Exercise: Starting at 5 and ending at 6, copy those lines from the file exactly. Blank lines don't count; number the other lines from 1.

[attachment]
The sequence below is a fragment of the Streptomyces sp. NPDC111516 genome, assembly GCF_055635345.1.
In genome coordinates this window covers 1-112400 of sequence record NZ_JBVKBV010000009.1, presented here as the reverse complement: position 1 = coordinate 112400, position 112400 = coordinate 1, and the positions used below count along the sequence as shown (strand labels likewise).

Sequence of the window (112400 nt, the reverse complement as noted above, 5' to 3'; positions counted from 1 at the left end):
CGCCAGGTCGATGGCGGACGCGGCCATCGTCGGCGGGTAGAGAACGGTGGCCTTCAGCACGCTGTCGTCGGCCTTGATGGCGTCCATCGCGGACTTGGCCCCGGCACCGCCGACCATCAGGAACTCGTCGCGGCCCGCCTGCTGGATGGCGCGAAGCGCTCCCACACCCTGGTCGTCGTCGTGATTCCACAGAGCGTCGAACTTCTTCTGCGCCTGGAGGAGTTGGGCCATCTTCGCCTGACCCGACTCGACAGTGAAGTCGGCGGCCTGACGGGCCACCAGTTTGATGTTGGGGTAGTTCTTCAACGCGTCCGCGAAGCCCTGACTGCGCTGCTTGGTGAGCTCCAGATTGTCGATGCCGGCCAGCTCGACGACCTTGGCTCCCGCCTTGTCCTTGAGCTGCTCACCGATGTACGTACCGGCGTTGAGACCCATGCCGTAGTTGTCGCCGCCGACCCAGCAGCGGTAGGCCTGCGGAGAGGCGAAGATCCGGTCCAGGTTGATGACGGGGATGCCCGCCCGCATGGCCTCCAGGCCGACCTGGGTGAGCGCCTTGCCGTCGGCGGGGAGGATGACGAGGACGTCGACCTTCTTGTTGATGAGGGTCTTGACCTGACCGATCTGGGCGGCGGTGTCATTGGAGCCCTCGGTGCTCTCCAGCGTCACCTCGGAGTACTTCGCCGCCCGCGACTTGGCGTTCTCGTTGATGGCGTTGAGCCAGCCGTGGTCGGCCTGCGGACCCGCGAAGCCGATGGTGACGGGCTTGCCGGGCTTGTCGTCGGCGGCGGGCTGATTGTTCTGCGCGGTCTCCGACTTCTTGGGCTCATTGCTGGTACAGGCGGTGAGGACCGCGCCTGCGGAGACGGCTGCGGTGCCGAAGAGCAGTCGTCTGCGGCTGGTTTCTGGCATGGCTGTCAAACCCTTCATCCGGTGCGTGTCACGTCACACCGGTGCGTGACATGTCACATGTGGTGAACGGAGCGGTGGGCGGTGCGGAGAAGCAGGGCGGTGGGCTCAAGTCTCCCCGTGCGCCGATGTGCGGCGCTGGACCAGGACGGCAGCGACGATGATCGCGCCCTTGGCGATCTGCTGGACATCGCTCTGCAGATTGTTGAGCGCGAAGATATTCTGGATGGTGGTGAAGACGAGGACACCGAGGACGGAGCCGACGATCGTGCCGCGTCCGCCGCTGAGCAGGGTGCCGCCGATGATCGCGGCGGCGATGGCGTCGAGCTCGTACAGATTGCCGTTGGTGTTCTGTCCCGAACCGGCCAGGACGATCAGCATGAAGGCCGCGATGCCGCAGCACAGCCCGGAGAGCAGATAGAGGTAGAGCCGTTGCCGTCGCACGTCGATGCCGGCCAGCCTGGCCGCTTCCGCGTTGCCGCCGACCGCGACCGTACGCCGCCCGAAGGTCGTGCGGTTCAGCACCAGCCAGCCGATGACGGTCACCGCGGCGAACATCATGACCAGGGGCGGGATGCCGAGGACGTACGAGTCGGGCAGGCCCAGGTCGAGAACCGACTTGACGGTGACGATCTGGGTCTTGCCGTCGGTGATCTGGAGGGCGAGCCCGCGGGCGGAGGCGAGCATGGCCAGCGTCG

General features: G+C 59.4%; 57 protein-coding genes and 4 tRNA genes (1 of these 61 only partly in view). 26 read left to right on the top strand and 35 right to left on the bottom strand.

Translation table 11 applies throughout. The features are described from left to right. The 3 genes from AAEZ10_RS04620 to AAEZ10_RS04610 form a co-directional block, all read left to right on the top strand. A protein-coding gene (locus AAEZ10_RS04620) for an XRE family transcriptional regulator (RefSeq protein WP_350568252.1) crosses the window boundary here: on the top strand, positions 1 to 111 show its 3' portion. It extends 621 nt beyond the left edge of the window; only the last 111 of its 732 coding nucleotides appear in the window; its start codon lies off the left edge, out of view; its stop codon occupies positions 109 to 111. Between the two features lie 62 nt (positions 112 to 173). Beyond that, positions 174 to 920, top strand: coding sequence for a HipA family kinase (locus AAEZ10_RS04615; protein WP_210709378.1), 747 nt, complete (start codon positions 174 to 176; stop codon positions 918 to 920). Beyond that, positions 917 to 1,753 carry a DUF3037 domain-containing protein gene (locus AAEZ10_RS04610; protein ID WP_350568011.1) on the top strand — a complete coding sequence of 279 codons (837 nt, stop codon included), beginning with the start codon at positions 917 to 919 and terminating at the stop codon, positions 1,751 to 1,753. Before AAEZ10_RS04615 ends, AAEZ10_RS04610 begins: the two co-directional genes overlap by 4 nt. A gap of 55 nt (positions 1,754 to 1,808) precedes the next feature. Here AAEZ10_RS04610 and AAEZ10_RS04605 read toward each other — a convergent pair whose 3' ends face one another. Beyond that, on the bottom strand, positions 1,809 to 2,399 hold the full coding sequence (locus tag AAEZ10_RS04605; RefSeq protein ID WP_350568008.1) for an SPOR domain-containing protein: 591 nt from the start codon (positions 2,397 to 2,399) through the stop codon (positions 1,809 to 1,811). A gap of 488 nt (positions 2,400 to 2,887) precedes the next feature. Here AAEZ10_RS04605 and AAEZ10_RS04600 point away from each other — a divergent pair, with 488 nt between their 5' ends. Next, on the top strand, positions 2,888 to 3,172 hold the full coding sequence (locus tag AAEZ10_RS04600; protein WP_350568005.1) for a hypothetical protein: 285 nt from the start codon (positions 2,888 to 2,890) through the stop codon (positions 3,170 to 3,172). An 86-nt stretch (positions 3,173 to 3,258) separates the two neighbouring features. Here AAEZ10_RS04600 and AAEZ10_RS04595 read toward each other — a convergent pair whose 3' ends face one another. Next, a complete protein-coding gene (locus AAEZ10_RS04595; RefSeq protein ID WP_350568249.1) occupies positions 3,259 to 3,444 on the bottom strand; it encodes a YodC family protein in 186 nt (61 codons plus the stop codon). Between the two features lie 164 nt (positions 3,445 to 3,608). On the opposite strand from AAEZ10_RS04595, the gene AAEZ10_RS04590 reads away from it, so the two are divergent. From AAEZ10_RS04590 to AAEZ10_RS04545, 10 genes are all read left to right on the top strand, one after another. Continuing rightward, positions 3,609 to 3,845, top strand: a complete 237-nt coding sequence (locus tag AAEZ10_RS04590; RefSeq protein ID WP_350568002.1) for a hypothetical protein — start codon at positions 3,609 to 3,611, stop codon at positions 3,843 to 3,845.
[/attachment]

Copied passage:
General features: G+C 59.4%; 57 protein-coding genes and 4 tRNA genes (1 of these 61 only partly in view). 26 read left to right on the top strand and 35 right to left on the bottom strand.

Translation table 11 applies throughout. The features are described from left to right. The 3 genes from AAEZ10_RS04620 to AAEZ10_RS04610 form a co-directional block, all read left to right on the top strand. A protein-coding gene (locus AAEZ10_RS04620) for an XRE family transcriptional regulator (RefSeq protein WP_350568252.1) crosses the window boundary here: on the top strand, positions 1 to 111 show its 3' portion. It extends 621 nt beyond the left edge of the window; only the last 111 of its 732 coding nucleotides appear in the window; its start codon lies off the left edge, out of view; its stop codon occupies positions 109 to 111. Between the two features lie 62 nt (positions 112 to 173). Beyond that, positions 174 to 920, top strand: coding sequence for a HipA family kinase (locus AAEZ10_RS04615; protein WP_210709378.1), 747 nt, complete (start codon positions 174 to 176; stop codon positions 918 to 920). Beyond that, positions 917 to 1,753 carry a DUF3037 domain-containing protein gene (locus AAEZ10_RS04610; protein ID WP_350568011.1) on the top strand — a complete coding sequence of 279 codons (837 nt, stop codon included), beginning with the start codon at positions 917 to 919 and terminating at the stop codon, positions 1,751 to 1,753. Before AAEZ10_RS04615 ends, AAEZ10_RS04610 begins: the two co-directional genes overlap by 4 nt. A gap of 55 nt (positions 1,754 to 1,808) precedes the next feature. Here AAEZ10_RS04610 and AAEZ10_RS04605 read toward each other — a convergent pair whose 3' ends face one another. Beyond that, on the bottom strand, positions 1,809 to 2,399 hold the full coding sequence (locus tag AAEZ10_RS04605; RefSeq protein ID WP_350568008.1) for an SPOR domain-containing protein: 591 nt from the start codon (positions 2,397 to 2,399) through the stop codon (positions 1,809 to 1,811). A gap of 488 nt (positions 2,400 to 2,887) precedes the next feature. Here AAEZ10_RS04605 and AAEZ10_RS04600 point away from each other — a divergent pair, with 488 nt between their 5' ends. Next, on the top strand, positions 2,888 to 3,172 hold the full coding sequence (locus tag AAEZ10_RS04600; protein WP_350568005.1) for a hypothetical protein: 285 nt from the start codon (positions 2,888 to 2,890) through the stop codon (positions 3,170 to 3,172). An 86-nt stretch (positions 3,173 to 3,258) separates the two neighbouring features. Here AAEZ10_RS04600 and AAEZ10_RS04595 read toward each other — a convergent pair whose 3' ends face one another. Next, a complete protein-coding gene (locus AAEZ10_RS04595; RefSeq protein ID WP_350568249.1) occupies positions 3,259 to 3,444 on the bottom strand; it encodes a YodC family protein in 186 nt (61 codons plus the stop codon). Between the two features lie 164 nt (positions 3,445 to 3,608). On the opposite strand from AAEZ10_RS04595, the gene AAEZ10_RS04590 reads away from it, so the two are divergent. From AAEZ10_RS04590 to AAEZ10_RS04545, 10 genes are all read left to right on the top strand, one after another. Continuing rightward, positions 3,609 to 3,845, top strand: a complete 237-nt coding sequence (locus tag AAEZ10_RS04590; RefSeq protein ID WP_350568002.1) for a hypothetical protein — start codon at positions 3,609 to 3,611, stop codon at positions 3,843 to 3,845.